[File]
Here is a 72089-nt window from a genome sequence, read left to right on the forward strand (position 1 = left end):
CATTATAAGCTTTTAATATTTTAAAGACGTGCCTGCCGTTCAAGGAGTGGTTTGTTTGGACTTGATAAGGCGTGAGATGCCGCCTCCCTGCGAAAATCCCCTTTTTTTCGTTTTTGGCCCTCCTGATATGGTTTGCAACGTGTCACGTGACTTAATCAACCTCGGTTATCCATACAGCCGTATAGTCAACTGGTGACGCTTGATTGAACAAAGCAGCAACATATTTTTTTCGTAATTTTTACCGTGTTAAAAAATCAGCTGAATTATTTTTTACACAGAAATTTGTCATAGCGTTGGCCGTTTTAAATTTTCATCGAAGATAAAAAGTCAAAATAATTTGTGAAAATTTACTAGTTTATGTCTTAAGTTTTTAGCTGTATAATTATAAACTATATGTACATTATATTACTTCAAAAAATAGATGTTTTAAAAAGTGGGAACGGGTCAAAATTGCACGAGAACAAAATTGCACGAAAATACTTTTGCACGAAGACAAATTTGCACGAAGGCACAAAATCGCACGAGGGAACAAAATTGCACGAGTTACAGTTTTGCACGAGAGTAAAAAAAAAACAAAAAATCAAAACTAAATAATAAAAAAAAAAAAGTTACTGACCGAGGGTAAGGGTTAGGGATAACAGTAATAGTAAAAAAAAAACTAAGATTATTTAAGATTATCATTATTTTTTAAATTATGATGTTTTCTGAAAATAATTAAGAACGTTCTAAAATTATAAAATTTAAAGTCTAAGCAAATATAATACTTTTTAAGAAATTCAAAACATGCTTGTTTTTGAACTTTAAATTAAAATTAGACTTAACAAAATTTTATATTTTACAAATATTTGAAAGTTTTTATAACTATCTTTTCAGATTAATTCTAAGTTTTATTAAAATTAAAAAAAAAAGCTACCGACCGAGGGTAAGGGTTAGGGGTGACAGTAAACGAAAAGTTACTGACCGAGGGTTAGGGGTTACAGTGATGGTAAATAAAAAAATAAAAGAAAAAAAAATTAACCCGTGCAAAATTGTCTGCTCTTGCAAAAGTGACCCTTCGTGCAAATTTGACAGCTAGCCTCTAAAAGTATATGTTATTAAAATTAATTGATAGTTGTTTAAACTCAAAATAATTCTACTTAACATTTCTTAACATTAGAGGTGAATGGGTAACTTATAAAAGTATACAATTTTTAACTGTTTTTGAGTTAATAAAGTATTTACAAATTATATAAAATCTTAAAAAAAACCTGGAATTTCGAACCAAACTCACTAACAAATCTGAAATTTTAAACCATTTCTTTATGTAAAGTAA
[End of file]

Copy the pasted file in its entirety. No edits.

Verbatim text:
Here is a 72089-nt window from a genome sequence, read left to right on the forward strand (position 1 = left end):
CATTATAAGCTTTTAATATTTTAAAGACGTGCCTGCCGTTCAAGGAGTGGTTTGTTTGGACTTGATAAGGCGTGAGATGCCGCCTCCCTGCGAAAATCCCCTTTTTTTCGTTTTTGGCCCTCCTGATATGGTTTGCAACGTGTCACGTGACTTAATCAACCTCGGTTATCCATACAGCCGTATAGTCAACTGGTGACGCTTGATTGAACAAAGCAGCAACATATTTTTTTCGTAATTTTTACCGTGTTAAAAAATCAGCTGAATTATTTTTTACACAGAAATTTGTCATAGCGTTGGCCGTTTTAAATTTTCATCGAAGATAAAAAGTCAAAATAATTTGTGAAAATTTACTAGTTTATGTCTTAAGTTTTTAGCTGTATAATTATAAACTATATGTACATTATATTACTTCAAAAAATAGATGTTTTAAAAAGTGGGAACGGGTCAAAATTGCACGAGAACAAAATTGCACGAAAATACTTTTGCACGAAGACAAATTTGCACGAAGGCACAAAATCGCACGAGGGAACAAAATTGCACGAGTTACAGTTTTGCACGAGAGTAAAAAAAAAACAAAAAATCAAAACTAAATAATAAAAAAAAAAAAGTTACTGACCGAGGGTAAGGGTTAGGGATAACAGTAATAGTAAAAAAAAAACTAAGATTATTTAAGATTATCATTATTTTTTAAATTATGATGTTTTCTGAAAATAATTAAGAACGTTCTAAAATTATAAAATTTAAAGTCTAAGCAAATATAATACTTTTTAAGAAATTCAAAACATGCTTGTTTTTGAACTTTAAATTAAAATTAGACTTAACAAAATTTTATATTTTACAAATATTTGAAAGTTTTTATAACTATCTTTTCAGATTAATTCTAAGTTTTATTAAAATTAAAAAAAAAAGCTACCGACCGAGGGTAAGGGTTAGGGGTGACAGTAAACGAAAAGTTACTGACCGAGGGTTAGGGGTTACAGTGATGGTAAATAAAAAAATAAAAGAAAAAAAAATTAACCCGTGCAAAATTGTCTGCTCTTGCAAAAGTGACCCTTCGTGCAAATTTGACAGCTAGCCTCTAAAAGTATATGTTATTAAAATTAATTGATAGTTGTTTAAACTCAAAATAATTCTACTTAACATTTCTTAACATTAGAGGTGAATGGGTAACTTATAAAAGTATACAATTTTTAACTGTTTTTGAGTTAATAAAGTATTTACAAATTATATAAAATCTTAAAAAAAACCTGGAATTTCGAACCAAACTCACTAACAAATCTGAAATTTTAAACCATTTCTTTATGTAAAGTAA